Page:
Lawrence Abu Hamdan review

Art, Contemporary art
4 out of 5 stars
Lawrence Abu Hamdan review
Courtesy of the artist. Photo: Andy Keate.

There’s crap everywhere in this show. There’s a bin full of plastic tubing and a cricket bat, a stepladder, metal shelves covered with popcorn, teacups and trainers, watermelons on the floor, big bottles of fizzy drink, a paddling pool. Just a bunch of junk hastily and messily laid out. Feeling dismissive is a legit reaction – until it dawns on you what this all means. Then your sneer of indifference disappears in a fog
of shock.

Because spread out before you are the physical symbols of the sounds of violence. Lawrence Abu Hamdan collects ‘earwitness’ testimony, memories of the sounds of terrible acts. Rolling text on the wall details how prisoners heard the stomps of guards on metal stairs at the brutal Saydnaya military prison in Syria, or the thump of being beaten with a Pepsi bottle.

Suddenly these mundane objects become horrifyingly sinister – everything here represents some kind of trauma. The car door is a witness testifying to the sound of a corpse dumped in the boot of a police car, the popcorn is how someone describes the sound of a collapsing building.

But everything here is mute, and that makes your body ache with tension: all these audio devices are frozen in silence, a terrifying game of musical chairs that has stopped for ever. It forces the violence into your head. You start to imagine how a decapitation sounds like a falling green coconut, how a corpse would sound when tumbling around in the boot of a car. All these innocent objects signify appalling acts which the artist forces you to play out sonically in your head.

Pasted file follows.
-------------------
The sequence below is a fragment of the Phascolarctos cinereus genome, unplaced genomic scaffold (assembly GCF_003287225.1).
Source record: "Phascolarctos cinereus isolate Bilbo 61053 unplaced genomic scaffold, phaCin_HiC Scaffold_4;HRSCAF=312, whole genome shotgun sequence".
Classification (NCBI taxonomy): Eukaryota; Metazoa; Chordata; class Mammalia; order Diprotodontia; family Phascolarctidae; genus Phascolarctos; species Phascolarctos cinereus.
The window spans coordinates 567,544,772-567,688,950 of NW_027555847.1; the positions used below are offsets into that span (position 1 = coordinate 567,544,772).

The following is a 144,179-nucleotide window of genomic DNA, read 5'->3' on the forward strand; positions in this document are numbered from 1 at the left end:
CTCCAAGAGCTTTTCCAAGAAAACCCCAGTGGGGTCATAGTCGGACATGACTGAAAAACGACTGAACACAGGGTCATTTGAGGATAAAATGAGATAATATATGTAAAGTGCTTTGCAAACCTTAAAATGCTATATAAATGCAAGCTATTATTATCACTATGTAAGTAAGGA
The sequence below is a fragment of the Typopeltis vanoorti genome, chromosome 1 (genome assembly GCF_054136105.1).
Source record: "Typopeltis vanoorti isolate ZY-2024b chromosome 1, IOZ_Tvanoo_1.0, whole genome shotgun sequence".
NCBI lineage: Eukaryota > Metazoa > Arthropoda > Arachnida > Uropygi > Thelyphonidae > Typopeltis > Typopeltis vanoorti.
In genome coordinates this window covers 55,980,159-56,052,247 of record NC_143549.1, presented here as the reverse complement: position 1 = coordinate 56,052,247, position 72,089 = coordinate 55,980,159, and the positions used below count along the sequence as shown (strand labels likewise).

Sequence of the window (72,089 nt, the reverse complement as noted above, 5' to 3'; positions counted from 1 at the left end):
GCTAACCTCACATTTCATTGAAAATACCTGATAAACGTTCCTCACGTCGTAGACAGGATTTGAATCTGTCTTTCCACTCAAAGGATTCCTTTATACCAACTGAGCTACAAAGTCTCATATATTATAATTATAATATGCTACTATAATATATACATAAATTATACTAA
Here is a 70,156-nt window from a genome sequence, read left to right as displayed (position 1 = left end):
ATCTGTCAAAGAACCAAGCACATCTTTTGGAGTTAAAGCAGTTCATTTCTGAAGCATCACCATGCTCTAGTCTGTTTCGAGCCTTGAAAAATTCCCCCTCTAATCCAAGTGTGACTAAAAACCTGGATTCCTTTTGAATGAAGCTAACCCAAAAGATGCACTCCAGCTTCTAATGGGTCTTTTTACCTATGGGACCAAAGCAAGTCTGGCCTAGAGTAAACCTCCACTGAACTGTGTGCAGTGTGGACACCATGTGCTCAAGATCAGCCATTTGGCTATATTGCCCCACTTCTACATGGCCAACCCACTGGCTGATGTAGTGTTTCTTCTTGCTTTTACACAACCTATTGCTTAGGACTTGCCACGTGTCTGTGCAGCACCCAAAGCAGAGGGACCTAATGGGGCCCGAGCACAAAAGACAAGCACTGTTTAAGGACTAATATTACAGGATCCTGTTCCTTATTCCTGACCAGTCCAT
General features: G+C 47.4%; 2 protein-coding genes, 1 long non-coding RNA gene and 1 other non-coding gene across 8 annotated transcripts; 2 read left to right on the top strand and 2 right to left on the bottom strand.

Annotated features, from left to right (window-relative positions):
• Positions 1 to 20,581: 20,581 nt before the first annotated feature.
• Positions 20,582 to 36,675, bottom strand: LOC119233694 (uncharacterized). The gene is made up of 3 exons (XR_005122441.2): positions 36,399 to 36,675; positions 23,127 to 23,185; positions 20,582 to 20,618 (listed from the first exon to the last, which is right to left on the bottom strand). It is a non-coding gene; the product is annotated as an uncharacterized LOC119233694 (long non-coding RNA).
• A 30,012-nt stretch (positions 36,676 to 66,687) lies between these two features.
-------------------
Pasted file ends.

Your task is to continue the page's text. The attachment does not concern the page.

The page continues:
Sound becomes real in a room in the middle of the gallery, filled only with benches and two speakers. Witnesses talk about the sound of torture and execution at Saydnaya: test tones blurt out at you, silence grabs you. Noise, voices, sound and silence all constantly interplaying. It’s brutally overwhelming; only the sound of the air vent ruins the sensory immersion.

Abu Hamdan’s show has a point and a conscience, digging deep into the politics of sound. It messes with you, shakes you and makes you listen. But, in the end, it’s up to you whether you actually hear what’s being said.


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